Now the real surface science era began. I first studied the interaction of oxygen with various Cu single crystal surfaces and made also the first attempt to study the progress of a surface reaction along this approach. This was continued together with my first Ph.D. student, P. Rau, where we combined structural information from LEED with thermodynamics and kinetics in the interaction of O2 and CO with a Pd(110) surface. In 1967, I received my next academic degree (Habilitation), and soon afterwards I was appointed professor of physical chemistry at the Technical University of Hannover. There the studies on adsorption and reactions of small molecules at metal single crystal surfaces were continued, new experimental techniques were incorporated, and the group was continuously growing until 1973 (fig. 3) when I accepted an offer from the University of Munich to succeed one of the 'grand old men' in catalysis, G. M. Schwab.
Practically all coworkers joined me. New equipment was acquired, and new problems were studied. In this period, for example, the mechanism of catalytic ammonia synthesis was elucidated after I learned at a conference, that despite of fifty years of research this was still an open problem. But also more physical problems were investigated, such as the study of the electronic properties of the outermost atomic layer by deexcitation of metastable noble gas atoms, and the construction of a molecular beam apparatus initiated our studies in the field of gas/surface dynamics. Fig. 4 shows me in the yard of the institute in front of A. von Baeyer, the 1905 winner of the Nobel Prize in Chemistry. In between I spent two half-year sabbaticals in California (Caltech and Berkeley).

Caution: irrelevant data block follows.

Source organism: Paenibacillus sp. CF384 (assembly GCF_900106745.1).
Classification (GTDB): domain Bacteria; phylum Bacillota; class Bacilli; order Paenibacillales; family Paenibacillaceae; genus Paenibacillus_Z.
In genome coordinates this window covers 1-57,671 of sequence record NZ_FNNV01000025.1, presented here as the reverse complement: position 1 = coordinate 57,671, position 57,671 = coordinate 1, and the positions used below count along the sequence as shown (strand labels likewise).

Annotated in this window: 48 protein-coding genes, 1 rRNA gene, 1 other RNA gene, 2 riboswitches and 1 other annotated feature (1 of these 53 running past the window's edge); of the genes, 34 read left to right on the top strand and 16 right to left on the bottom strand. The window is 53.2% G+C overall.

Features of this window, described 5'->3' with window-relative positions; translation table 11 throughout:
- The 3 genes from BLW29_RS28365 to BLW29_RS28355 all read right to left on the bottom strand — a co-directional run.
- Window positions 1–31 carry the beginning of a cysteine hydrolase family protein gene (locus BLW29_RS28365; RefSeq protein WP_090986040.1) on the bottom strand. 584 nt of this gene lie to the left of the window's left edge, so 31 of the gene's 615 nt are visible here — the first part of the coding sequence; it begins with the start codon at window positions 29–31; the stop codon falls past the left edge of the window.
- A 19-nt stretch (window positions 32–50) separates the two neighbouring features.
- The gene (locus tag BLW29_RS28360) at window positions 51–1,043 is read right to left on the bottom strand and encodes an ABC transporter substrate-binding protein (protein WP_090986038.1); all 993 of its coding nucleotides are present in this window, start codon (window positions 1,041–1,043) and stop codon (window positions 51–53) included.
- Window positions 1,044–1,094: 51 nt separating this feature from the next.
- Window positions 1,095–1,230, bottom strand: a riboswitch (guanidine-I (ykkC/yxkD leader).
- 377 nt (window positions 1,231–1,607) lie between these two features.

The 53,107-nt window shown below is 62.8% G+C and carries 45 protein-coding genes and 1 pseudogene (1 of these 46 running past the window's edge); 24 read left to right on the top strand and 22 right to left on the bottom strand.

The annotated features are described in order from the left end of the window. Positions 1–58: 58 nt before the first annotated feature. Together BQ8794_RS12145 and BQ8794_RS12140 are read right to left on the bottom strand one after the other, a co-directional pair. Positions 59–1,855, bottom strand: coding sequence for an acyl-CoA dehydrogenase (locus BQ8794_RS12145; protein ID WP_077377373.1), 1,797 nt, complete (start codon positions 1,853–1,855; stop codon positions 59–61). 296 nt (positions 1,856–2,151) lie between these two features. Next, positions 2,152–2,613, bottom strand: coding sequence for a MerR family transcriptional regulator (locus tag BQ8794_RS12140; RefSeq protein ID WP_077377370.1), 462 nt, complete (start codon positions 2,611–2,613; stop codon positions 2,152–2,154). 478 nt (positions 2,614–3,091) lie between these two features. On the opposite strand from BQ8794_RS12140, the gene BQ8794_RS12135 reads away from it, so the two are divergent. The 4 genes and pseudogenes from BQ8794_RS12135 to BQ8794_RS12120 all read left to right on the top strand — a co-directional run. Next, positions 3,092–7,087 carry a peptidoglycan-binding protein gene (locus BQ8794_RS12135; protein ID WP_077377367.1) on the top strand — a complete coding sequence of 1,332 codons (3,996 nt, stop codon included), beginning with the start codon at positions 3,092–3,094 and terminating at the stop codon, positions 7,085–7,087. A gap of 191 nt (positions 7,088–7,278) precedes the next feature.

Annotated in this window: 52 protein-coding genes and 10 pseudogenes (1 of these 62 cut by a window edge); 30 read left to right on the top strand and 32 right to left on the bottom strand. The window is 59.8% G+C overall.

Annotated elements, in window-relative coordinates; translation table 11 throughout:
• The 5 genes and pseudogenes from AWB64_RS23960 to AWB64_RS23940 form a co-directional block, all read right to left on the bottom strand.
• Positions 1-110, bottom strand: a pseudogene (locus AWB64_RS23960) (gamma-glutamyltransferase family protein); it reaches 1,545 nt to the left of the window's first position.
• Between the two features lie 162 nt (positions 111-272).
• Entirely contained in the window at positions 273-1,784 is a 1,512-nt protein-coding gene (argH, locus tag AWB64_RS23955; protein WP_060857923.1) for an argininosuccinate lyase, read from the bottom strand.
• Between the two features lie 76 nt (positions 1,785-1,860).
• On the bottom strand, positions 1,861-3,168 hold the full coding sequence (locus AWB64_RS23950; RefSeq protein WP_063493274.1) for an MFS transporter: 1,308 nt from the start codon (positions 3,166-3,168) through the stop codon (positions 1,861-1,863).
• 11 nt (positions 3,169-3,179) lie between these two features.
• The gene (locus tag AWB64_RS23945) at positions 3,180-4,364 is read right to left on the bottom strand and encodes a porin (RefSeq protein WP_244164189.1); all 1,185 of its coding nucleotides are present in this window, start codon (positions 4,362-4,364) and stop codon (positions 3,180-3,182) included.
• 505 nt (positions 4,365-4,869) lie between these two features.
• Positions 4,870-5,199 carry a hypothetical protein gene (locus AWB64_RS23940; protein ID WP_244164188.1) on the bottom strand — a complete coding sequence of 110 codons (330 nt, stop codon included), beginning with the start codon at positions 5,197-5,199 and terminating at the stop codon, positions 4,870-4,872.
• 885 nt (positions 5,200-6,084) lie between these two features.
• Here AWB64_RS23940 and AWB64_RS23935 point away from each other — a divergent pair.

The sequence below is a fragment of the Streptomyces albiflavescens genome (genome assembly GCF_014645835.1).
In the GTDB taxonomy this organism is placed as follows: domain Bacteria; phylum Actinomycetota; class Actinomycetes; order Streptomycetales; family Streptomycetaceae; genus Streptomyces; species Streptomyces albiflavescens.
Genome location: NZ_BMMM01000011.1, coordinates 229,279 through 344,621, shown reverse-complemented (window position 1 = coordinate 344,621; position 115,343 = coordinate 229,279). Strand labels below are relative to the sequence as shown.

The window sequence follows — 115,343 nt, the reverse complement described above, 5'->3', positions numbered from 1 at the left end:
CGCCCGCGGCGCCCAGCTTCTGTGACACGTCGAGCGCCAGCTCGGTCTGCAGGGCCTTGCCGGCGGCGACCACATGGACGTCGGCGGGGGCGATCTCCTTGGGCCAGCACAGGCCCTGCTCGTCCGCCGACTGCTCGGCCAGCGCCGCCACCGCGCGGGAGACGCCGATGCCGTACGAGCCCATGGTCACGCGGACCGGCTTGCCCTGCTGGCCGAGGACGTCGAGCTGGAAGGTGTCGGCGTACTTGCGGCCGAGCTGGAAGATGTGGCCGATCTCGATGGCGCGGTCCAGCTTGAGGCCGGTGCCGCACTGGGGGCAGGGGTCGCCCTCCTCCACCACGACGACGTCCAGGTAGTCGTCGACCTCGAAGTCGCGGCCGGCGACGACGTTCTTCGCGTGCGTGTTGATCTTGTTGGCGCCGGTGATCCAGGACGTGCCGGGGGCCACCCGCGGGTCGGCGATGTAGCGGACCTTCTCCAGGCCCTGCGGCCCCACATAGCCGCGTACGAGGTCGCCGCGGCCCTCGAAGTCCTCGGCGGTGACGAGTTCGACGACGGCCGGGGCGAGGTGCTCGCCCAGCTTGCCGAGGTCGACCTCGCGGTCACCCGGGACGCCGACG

But also this fruitful era came to an end when I received an offer from the Max-Planck Society to become the successor of my teacher Heinz Gerischer as director at the Fritz-Haber-Institut in Berlin. Gerischer served in this position since 1969 and was a student of Karl-Friedrich Bonhoeffer who in turn was Fritz Haber's assistant until his emigration in 1933. This continuing genealogy was certainly also a factor influencing my decision to move to Berlin. There I took over the fairly large department of Physical Chemistry which grew even further by all the coworkers arriving from Munich. Our main activities concentrated there on the investigation of nonlinear dynamics and spatio-temporal pattern formation (including theory), following surface processes on atomic scale by scanning tunnelling microscopy, the dynamics of fast surface processes studied by femtosecond laser techniques, but also exoelectron emission in surface reactions and atomic-scale electrochemistry etc.
After official retirement in October 2004, I am still active in writing and giving lectures.
From Les Prix Nobel. The Nobel Prizes 2007, Editor Karl Grandin, [Nobel Foundation], Stockholm, 2008
This autobiography/biography was written at the time of the award and first published in the book series Les Prix Nobel. It was later edited and republished in Nobel Lectures. To cite this document, always state the source as shown above.Copyright © The Nobel Foundation 2007